Implement the 2014 Special Education Reforms

It is also our hope that DCPS and the DC Council will prioritize improving outcomes for children and youth with disabilities. The first step is to ensure funding for the implementation of the Enhanced Special Education Services Act of 2014 (ESESA) in the Mayor’s proposed FY 2019 budget.

Those reforms are:

  • Early Intervention for More Children: Birth to age three is a crucial time for brain and body growth. Yet too many babies and toddlers fall behind because they have unaddressed developmental delays in areas like language or motor skills, especially low-income children. Almost half of children who get early intervention services completely catch up to their peers.
  • Faster Evaluation: Currently, schools have 120 days to complete evaluations for special education, the longest timeline in the nation. That means a child can struggle without services for half the school year. Faster diagnosis prevents lost learning time for students, and months of stress for their families.
  • Better Transition Planning: One year after graduating or leaving school, two-thirds of youth with disabilities in DC are not in college or working. Individual transition plans help youth with disabilities figure out how to take steps towards their personal aspirations for college, career, and independent living. Youth do better when they have robust support from their schools and families, and when they start transition planning earlier, at age 14—before choosing their high school.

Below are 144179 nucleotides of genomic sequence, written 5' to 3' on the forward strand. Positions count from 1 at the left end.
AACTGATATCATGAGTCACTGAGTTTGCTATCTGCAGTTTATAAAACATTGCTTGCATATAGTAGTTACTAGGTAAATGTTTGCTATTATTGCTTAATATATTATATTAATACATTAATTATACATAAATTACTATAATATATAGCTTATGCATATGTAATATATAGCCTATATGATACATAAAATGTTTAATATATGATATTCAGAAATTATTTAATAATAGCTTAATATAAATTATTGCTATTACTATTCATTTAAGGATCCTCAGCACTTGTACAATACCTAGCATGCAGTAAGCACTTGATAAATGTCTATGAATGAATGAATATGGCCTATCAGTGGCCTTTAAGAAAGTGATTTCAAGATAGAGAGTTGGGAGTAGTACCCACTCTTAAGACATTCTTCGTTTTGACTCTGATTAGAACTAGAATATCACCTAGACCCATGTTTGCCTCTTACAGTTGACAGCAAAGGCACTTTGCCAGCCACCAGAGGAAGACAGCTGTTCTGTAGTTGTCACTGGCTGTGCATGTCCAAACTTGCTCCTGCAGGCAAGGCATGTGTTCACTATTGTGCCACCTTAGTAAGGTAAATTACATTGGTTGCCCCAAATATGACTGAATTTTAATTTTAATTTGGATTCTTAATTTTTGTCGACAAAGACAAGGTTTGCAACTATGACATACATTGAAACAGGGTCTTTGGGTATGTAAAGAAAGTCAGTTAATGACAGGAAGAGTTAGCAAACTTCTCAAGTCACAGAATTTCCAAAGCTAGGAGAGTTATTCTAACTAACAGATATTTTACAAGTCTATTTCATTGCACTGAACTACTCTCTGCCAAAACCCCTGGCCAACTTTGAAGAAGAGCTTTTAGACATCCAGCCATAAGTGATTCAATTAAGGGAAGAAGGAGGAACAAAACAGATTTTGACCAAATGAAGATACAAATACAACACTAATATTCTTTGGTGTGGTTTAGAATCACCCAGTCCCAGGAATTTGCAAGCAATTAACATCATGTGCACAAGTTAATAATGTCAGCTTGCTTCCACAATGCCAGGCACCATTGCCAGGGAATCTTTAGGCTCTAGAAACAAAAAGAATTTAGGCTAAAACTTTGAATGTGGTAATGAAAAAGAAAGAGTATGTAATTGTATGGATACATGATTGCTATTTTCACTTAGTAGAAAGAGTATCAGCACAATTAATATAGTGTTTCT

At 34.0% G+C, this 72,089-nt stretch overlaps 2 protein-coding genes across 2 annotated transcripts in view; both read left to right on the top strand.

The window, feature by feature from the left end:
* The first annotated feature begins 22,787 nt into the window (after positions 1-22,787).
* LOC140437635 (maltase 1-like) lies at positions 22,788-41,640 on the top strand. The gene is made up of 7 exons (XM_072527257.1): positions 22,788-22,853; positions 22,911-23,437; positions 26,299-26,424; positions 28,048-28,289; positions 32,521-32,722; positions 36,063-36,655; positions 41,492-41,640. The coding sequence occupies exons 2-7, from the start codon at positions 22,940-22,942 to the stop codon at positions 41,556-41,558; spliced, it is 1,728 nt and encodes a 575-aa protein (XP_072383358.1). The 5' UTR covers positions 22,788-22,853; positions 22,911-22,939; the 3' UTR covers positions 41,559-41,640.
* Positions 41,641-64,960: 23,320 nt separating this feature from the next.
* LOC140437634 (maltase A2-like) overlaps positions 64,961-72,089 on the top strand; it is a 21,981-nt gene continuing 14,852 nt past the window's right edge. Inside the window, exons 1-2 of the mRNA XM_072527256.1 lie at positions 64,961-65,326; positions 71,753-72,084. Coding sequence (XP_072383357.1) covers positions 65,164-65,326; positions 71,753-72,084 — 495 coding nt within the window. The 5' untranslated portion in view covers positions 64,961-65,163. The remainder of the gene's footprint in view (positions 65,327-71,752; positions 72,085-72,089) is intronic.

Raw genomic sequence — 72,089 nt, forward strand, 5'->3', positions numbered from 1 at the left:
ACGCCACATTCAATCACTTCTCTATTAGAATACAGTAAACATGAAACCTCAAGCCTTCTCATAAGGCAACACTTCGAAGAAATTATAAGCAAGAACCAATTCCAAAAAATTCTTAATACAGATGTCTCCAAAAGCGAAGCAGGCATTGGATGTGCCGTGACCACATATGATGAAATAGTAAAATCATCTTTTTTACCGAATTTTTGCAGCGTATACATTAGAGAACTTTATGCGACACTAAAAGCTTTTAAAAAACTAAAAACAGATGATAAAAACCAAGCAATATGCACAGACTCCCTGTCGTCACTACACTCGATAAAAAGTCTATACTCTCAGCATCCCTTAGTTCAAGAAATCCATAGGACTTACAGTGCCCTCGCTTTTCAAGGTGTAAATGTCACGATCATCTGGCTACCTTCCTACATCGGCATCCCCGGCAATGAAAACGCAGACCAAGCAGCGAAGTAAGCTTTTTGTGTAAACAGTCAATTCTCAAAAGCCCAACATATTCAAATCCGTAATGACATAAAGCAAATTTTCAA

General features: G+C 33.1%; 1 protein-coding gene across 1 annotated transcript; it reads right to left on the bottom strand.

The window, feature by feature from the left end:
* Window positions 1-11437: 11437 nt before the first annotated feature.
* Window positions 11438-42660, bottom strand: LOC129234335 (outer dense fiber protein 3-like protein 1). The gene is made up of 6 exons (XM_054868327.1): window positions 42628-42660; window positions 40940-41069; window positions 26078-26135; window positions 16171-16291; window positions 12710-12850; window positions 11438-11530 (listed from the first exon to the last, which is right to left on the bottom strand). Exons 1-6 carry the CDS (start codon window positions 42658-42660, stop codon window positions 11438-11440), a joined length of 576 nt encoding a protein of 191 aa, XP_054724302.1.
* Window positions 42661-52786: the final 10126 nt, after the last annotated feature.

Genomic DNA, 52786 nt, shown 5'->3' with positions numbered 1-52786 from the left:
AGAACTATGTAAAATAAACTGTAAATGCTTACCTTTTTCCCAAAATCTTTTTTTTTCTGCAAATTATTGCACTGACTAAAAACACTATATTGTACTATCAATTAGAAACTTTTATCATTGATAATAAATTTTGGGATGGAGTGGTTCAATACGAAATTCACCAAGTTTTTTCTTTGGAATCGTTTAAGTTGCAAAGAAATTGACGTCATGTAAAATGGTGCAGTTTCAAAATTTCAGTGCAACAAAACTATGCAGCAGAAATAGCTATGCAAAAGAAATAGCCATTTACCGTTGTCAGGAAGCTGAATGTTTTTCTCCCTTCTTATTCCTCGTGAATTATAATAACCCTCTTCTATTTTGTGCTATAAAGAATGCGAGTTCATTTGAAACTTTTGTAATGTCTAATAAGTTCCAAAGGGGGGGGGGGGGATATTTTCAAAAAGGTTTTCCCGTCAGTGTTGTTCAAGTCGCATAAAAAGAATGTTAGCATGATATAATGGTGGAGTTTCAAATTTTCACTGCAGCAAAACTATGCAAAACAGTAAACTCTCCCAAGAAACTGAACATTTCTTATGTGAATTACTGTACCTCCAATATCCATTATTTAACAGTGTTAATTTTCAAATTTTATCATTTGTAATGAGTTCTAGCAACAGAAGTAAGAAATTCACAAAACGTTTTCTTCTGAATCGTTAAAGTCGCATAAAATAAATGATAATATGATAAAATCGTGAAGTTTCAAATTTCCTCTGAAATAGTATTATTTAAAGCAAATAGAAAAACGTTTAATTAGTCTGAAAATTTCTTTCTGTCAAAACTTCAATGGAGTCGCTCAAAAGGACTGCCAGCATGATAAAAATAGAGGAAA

We thank you, Chairperson Grosso, and this Committee, for your leadership on implementation of the reforms.  Executive branch leaders have stated that they expect these reforms to go into effect July 2018.  To keep that commitment, these reforms must be funded in the FY 2019 proposed budget with a clear budget narrative.

Empower Community Schools to Better Support Students, Families, and Neighborhoods

In the coming year, every interested school that wants to become a “community school” to more holistically meet the needs of the families and neighborhoods they serve should have enough resources to fully realize that. DC leaders should enhance funding accordingly.

Schools are not just centers of academic instruction. They are among our most important and trusted community institutions. The District recognizes that schools can build on that strength to become community hubs, to connect children and their families with services that strengthen the whole community.

Under this approach, known as the “community schools” model, schools build partnerships with community-based resources to deliver services like health care, afterschool programs, adult education, or early childhood programming. These “integrated student supports” in turn can lead to engaged families, stronger communities, and better academic outcomes. Community schools provide needed resources in communities of color and lower-income neighborhoods that do not have the same resources as higher-income communities.